How Are We Doing?

Housing received a neutral because the Housing Affordability Index increased but the percent of San Diegans burdened by housing costs also increased slightly.

The Housing Affordability Index for San Diego County, which measures median household income relative to the income needed to purchase a median-priced house, increased from 24% in December 2018 to 29% in December 2019. An increase in the rate means that more people can afford to purchase a house in San Diego County.

The percentage of families that spend over 30% of their income on rent or mortgage payments in San Diego County has remained consistently high and is similar to levels in Los Angeles and Orange counties. Want to know more about what we're measuring?

More details regarding how we are doing in the past ten years on housing are described in this 10-year trend analysis conducted by the Center for Sustainable Energy.


Equally positive and negative changes from 2018 to 2019

In the fourth quarter of 2019, the percent of people who could afford to purchase a home in San Diego was 2% below the state average. From 2018 to 2019, San Diego County's Housing Affordability Index increased from 24% to 29%, meaning that more people could afford to purchase a house in the county.

The median single-family home price in San Diego County increased by 6% or $36,500 from 2018 to 2019. Across California, median single-family home prices increased by 10% over the same period.

In 2018, 39% of homeowners with mortgages in San Diego County paid over 30% of their income on housing. 

Renting a house or apartment in California is expensive. Since 2016, 57% of people in San Diego County pay over 30% of their income on rent. The median rent value for San Diego County in 2018 was $1,668 which is 58% higher than national median values. These trends are similar to Los Angeles and Orange Counties.

All local governments in California are required to establish housing plans to meet the housing needs of everyone in the community. One significant component of the housing plan is the Regional Housing Needs Allocation (RHNA), which determines the affordability level and number of new homes a region needs in order to meet anticipated housing demand. San Diego County, along with most counties in California, is close to or has met the allocation requirements for above moderate income homes, but few counties have met their allocation for very low, low or moderate income homes. San Diego has met 81% of its housing needs for above moderate income households but only 10% for very low, low, and moderate income households. Overall, San Diego County has met 37% of its housing needs. More details on San Diego County’s housing need allocations can be found in this ten year trend analysis prepared by the Center for Sustainable Energy.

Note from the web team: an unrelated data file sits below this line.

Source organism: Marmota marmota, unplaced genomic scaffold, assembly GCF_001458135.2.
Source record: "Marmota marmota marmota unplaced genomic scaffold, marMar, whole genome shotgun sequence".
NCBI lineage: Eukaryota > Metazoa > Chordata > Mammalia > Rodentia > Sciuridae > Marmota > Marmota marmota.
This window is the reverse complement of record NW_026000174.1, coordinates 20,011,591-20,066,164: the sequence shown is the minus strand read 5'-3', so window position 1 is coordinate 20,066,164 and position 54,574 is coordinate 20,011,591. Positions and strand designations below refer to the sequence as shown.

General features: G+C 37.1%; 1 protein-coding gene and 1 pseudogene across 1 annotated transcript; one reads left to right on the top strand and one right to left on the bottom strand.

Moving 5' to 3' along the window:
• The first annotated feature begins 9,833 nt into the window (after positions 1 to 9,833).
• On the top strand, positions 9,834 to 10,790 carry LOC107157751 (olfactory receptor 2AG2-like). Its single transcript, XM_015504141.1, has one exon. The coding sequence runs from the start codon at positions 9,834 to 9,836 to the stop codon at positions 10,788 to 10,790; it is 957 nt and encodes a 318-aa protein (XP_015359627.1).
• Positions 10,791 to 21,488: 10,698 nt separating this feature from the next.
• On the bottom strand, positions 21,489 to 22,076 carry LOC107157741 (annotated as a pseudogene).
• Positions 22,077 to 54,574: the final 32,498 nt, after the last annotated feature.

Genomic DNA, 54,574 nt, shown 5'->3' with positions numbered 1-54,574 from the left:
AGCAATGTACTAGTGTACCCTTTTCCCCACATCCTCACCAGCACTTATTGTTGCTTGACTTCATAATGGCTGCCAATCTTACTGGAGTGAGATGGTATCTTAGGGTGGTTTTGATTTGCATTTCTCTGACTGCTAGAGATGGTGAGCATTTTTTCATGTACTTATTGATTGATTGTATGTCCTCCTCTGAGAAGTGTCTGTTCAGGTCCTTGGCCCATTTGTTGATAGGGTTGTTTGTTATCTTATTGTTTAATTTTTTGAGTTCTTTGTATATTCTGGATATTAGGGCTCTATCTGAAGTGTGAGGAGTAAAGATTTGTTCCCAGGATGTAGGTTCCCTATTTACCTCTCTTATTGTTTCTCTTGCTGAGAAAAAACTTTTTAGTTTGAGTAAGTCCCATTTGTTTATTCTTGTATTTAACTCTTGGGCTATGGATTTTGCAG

Lack of affordable housing is one of a complex set of social conditions that increase homelessness in the region. Each January, San Diego County conducts a Point in Time Count (PITC) of the number of individuals experiencing homelessness. During the 2020 PITC, 7,658 people were counted as experiencing homelessness. Black residents disproportionately experience homelessness in San Diego, representing only 4.7% of the population, but 21% of the homeless population. To access more data on homelessness, check out the data systems and dashboards created by the Regional Taskforce on Homelessness.

Why is Housing Important?

High quality of life means the region boasts a thriving economy, a healthy environment, and is an equitable place for all San Diegans to grow and prosper.

  • Environment: Prioritizing the development of affordable housing in high density urban areas near public transit systems can reduce transportation related greenhouse gas emissions.
  • Economy: San Diego Housing Commission report estimates the impact that high housing costs have on the economy. By limiting disposable income that residents would otherwise spend back into the economy, the high cost of housing makes the region less competitive against other metropolitan regions in attracting and retaining businesses and a talented workforce. The local economy loses an estimated $2.4 billion annually because of the disposable income that gets diverted to housing costs. The region also loses an estimated $73 billion and 275,000 new jobs due to foregone construction of housing that would have been created to meet the actual housing needs.